A total coast-to-coast eclipse of the sun hasn’t been seen in the U.S. in 99 years, so the Aug. 21 event will be a can’t-miss for many of us.
Whether you’re in the “path of totality” – running from Oregon to South Carolina, where the moon will block the sun’s surface entirely – or getting a partial view of the eclipse elsewhere, it will be tempting to glance skyward, especially because the sun will appear to be dimmer than usual. But don’t let the eclipse fool you: It’s a critical time to protect your eyes.
UCSF ophthalmologist Julie Schallhorn, MD, MS, points out that just a few seconds of sun gazing can lead to solar retinopathy, which can cause permanent vision damage. Below Schallhorn explains how your eyes react to direct sunlight and how you can take the right precautions.
Q: What is the main concern for your eyes when viewing an eclipse?
When light enters your eye, it’s focused on a part of your retina called the fovea, where you get your best 20/20 vision from. The photoreceptors there are very densely packed, and there’s a little depression around that area where light is uninterrupted. The light hits the photoreceptors, changing the physical configuration of the molecules inside them. This causes the photoreceptors to send an electrical signal, which your brain interprets as vision.
When you expose your photoreceptors to really intense light, those molecules have to turn over at an incredible pace because the light burns into them. And at some point, it becomes too much for the photoreceptors to handle, and some die – this is called solar retinopathy. You’re born with all the photoreceptors you’ll ever have – when photoreceptor cells die, they never come back and you’re left with a little hole in your vision.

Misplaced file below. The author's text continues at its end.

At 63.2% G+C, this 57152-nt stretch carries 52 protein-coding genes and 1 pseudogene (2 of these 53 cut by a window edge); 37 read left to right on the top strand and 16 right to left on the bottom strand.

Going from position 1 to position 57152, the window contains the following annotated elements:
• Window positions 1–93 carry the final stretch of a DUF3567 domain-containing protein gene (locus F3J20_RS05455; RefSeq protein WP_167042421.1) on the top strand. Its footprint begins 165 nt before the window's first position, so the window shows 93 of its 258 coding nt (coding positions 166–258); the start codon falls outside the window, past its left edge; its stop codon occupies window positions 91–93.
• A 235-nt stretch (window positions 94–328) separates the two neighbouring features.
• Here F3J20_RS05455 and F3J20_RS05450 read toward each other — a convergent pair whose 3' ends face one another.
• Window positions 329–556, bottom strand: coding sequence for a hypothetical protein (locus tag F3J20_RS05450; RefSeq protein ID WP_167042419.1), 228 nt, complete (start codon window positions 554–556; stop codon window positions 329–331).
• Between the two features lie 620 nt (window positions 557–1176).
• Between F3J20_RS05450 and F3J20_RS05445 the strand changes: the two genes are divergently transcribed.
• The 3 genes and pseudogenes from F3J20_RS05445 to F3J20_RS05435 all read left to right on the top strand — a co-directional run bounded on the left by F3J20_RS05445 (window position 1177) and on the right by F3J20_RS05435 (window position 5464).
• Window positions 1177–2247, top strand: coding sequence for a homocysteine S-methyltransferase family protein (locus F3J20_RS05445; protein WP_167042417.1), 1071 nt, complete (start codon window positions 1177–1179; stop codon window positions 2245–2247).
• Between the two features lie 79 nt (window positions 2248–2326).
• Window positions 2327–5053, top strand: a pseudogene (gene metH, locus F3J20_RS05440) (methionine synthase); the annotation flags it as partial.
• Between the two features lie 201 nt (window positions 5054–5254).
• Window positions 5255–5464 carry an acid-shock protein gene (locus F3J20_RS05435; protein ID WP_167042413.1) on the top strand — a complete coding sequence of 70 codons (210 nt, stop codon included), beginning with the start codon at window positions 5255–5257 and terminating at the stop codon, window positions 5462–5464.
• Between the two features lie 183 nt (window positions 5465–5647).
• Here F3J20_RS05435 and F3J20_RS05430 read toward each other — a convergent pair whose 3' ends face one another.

How much damage you actually do to your vision depends on how long you look at the sun and your anatomy. People can be anywhere from 20/40 to 20/200 – legally blind – depending on how much damage is done.
Q: After you’ve suffered from solar retinopathy, can your vision come back a little over time?
It depends on how much damage has been done. Even looking at the sun for a few seconds can cause damage.
You always have an absolute hole in your vision where the photoreceptors are gone. However, your brain learns how to use the photoreceptors around the edge of that hole better. That’s when people see improvements in their vision. The photoreceptors aren’t regenerating themselves; it’s just that you’re learning how to use what’s left better.
Q: What is the best way to protect your eyes while viewing the eclipse?
Protective eclipse-viewing glasses are important to avoid eye damage, but there are lots of news reports about companies offering fake eclipse glasses that don’t actually have the protection that you need. There’s an excellent website through NASA that has a list of the glasses that do have the proper protection.
If you’re outside during the eclipse and you don’t have your glasses, you can’t look at the sun directly. What you can do is make a small pinhole: Put your fingers together perpendicularly to each other to make a crosshatch pattern, then hold them up and look at the shadow underneath them. The pinhole only lets rays through that are directly perpendicular to it, and you can focus the light on a surface behind it. It will cast the shadow of the eclipse and look amazing.
Q: Is it true that viewers who don’t do this pinhole technique and don’t have glasses are only safe during the totality?
Yes. If you’re in the path of totality and you don’t have glasses, you should not watch until the totality happens. Then look away as the moon starts to move away. Using a method that will keep your eyes safe and enjoying how cool this natural phenomenon is, is really important.